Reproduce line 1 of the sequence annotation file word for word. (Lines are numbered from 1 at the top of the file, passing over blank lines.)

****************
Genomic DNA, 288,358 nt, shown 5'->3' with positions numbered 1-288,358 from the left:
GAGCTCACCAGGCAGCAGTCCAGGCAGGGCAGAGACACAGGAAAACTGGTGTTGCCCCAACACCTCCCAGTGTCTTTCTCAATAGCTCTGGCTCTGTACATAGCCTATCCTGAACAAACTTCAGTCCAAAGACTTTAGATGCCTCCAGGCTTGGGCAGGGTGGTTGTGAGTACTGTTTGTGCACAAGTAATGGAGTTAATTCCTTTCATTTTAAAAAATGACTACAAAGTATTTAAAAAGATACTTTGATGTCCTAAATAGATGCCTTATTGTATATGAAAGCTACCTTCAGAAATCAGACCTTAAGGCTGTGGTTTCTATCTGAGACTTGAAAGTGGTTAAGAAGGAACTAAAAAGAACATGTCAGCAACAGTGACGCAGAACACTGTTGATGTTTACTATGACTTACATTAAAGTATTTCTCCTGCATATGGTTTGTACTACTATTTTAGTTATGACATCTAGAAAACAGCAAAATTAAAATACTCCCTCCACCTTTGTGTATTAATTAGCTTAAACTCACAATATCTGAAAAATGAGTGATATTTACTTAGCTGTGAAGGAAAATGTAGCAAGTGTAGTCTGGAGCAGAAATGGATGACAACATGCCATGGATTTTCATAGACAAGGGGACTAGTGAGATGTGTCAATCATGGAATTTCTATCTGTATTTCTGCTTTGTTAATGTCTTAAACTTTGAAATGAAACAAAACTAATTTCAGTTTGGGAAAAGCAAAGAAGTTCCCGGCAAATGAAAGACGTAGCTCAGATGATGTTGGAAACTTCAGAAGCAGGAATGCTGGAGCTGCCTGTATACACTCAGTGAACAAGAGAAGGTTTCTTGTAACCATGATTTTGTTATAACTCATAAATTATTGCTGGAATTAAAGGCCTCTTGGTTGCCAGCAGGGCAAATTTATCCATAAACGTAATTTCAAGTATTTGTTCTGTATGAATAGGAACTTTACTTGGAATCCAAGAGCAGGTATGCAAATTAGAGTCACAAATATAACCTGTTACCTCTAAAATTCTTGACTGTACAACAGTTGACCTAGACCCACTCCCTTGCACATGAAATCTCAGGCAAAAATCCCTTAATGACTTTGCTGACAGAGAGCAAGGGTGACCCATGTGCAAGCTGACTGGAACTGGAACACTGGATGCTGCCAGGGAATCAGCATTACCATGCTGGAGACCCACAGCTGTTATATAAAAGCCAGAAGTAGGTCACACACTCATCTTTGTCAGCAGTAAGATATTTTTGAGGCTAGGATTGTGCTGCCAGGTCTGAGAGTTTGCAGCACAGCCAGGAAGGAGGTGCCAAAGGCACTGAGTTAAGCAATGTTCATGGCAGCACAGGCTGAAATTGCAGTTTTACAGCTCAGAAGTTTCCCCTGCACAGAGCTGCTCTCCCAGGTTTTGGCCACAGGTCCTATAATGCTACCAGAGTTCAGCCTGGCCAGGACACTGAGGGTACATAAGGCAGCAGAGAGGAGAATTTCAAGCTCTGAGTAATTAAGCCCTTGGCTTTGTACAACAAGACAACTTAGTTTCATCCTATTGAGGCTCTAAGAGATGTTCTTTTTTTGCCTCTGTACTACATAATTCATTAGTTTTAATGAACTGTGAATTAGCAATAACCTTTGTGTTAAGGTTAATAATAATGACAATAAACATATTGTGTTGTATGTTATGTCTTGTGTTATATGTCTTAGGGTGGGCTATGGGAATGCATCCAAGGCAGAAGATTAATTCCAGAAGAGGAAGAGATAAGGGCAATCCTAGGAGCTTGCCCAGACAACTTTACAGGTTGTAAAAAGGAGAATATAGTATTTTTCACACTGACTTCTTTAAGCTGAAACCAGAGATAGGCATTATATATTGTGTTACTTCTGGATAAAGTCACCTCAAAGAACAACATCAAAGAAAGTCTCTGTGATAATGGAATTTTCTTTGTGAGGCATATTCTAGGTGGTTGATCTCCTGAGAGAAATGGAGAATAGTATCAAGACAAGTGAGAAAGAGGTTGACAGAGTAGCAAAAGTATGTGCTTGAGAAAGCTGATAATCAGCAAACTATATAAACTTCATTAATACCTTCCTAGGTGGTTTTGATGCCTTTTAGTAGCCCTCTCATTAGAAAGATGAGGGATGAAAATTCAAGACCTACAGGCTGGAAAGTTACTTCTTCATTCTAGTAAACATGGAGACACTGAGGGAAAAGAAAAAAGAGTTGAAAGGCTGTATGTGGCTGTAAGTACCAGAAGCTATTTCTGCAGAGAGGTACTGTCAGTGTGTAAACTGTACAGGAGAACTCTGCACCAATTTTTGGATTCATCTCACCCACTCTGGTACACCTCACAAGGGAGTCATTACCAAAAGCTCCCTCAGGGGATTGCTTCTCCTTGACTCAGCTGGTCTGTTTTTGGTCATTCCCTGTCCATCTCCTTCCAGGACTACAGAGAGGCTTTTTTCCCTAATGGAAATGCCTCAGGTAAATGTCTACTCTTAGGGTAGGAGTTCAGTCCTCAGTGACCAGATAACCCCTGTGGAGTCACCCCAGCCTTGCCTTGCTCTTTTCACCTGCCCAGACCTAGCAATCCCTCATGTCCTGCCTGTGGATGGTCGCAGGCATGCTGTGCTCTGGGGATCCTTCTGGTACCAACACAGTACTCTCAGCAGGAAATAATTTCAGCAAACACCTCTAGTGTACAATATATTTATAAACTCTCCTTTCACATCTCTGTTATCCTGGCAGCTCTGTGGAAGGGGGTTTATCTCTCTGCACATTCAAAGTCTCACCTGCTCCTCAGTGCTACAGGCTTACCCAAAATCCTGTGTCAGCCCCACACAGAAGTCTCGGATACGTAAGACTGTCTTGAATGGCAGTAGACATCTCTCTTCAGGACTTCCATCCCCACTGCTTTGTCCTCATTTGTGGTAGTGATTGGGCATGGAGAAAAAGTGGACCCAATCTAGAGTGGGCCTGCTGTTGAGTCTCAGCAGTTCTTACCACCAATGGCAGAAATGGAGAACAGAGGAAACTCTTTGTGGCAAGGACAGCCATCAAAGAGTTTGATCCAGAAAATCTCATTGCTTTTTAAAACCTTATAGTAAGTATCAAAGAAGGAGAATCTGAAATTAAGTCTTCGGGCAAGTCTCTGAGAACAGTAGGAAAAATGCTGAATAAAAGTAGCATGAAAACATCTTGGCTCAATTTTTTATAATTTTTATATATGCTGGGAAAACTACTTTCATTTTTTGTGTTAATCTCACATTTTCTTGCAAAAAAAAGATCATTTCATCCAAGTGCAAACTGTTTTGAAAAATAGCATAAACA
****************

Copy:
Genomic DNA, 288,358 nt, shown 5'->3' with positions numbered 1-288,358 from the left: